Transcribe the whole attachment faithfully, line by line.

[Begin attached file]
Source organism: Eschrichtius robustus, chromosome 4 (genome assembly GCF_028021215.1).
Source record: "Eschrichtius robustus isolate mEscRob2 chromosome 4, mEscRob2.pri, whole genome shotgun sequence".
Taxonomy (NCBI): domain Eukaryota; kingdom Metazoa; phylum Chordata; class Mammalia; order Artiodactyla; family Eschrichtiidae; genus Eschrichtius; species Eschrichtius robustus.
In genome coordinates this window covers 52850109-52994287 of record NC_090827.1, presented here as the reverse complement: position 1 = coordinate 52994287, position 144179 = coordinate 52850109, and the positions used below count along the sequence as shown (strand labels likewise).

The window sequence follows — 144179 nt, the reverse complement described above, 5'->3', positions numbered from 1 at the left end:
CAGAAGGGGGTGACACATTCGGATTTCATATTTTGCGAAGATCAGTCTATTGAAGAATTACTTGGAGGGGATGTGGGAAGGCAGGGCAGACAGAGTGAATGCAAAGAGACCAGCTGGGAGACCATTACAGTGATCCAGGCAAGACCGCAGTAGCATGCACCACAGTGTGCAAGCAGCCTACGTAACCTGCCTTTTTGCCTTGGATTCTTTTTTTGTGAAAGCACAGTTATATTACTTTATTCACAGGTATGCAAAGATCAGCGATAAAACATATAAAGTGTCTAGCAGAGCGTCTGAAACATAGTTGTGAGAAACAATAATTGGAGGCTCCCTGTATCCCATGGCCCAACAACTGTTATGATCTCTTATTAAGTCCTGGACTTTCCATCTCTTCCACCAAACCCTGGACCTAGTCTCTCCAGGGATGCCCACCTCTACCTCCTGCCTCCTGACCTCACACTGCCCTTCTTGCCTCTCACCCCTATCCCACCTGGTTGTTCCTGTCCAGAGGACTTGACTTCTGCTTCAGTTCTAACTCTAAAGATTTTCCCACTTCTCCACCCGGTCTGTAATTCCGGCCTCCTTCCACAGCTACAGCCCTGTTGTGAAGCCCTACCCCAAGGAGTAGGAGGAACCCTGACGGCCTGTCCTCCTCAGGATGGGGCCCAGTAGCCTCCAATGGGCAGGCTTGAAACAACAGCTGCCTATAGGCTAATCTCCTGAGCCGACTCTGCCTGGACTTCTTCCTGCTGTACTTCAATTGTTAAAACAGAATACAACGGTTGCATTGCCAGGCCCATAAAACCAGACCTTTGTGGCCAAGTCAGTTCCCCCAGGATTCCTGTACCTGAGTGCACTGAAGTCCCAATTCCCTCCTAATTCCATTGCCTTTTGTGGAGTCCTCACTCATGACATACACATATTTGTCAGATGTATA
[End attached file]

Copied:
Source organism: Eschrichtius robustus, chromosome 4 (genome assembly GCF_028021215.1).
Source record: "Eschrichtius robustus isolate mEscRob2 chromosome 4, mEscRob2.pri, whole genome shotgun sequence".
Taxonomy (NCBI): domain Eukaryota; kingdom Metazoa; phylum Chordata; class Mammalia; order Artiodactyla; family Eschrichtiidae; genus Eschrichtius; species Eschrichtius robustus.
In genome coordinates this window covers 52850109-52994287 of record NC_090827.1, presented here as the reverse complement: position 1 = coordinate 52994287, position 144179 = coordinate 52850109, and the positions used below count along the sequence as shown (strand labels likewise).

The window sequence follows — 144179 nt, the reverse complement described above, 5'->3', positions numbered from 1 at the left end:
CAGAAGGGGGTGACACATTCGGATTTCATATTTTGCGAAGATCAGTCTATTGAAGAATTACTTGGAGGGGATGTGGGAAGGCAGGGCAGACAGAGTGAATGCAAAGAGACCAGCTGGGAGACCATTACAGTGATCCAGGCAAGACCGCAGTAGCATGCACCACAGTGTGCAAGCAGCCTACGTAACCTGCCTTTTTGCCTTGGATTCTTTTTTTGTGAAAGCACAGTTATATTACTTTATTCACAGGTATGCAAAGATCAGCGATAAAACATATAAAGTGTCTAGCAGAGCGTCTGAAACATAGTTGTGAGAAACAATAATTGGAGGCTCCCTGTATCCCATGGCCCAACAACTGTTATGATCTCTTATTAAGTCCTGGACTTTCCATCTCTTCCACCAAACCCTGGACCTAGTCTCTCCAGGGATGCCCACCTCTACCTCCTGCCTCCTGACCTCACACTGCCCTTCTTGCCTCTCACCCCTATCCCACCTGGTTGTTCCTGTCCAGAGGACTTGACTTCTGCTTCAGTTCTAACTCTAAAGATTTTCCCACTTCTCCACCCGGTCTGTAATTCCGGCCTCCTTCCACAGCTACAGCCCTGTTGTGAAGCCCTACCCCAAGGAGTAGGAGGAACCCTGACGGCCTGTCCTCCTCAGGATGGGGCCCAGTAGCCTCCAATGGGCAGGCTTGAAACAACAGCTGCCTATAGGCTAATCTCCTGAGCCGACTCTGCCTGGACTTCTTCCTGCTGTACTTCAATTGTTAAAACAGAATACAACGGTTGCATTGCCAGGCCCATAAAACCAGACCTTTGTGGCCAAGTCAGTTCCCCCAGGATTCCTGTACCTGAGTGCACTGAAGTCCCAATTCCCTCCTAATTCCATTGCCTTTTGTGGAGTCCTCACTCATGACATACACATATTTGTCAGATGTATA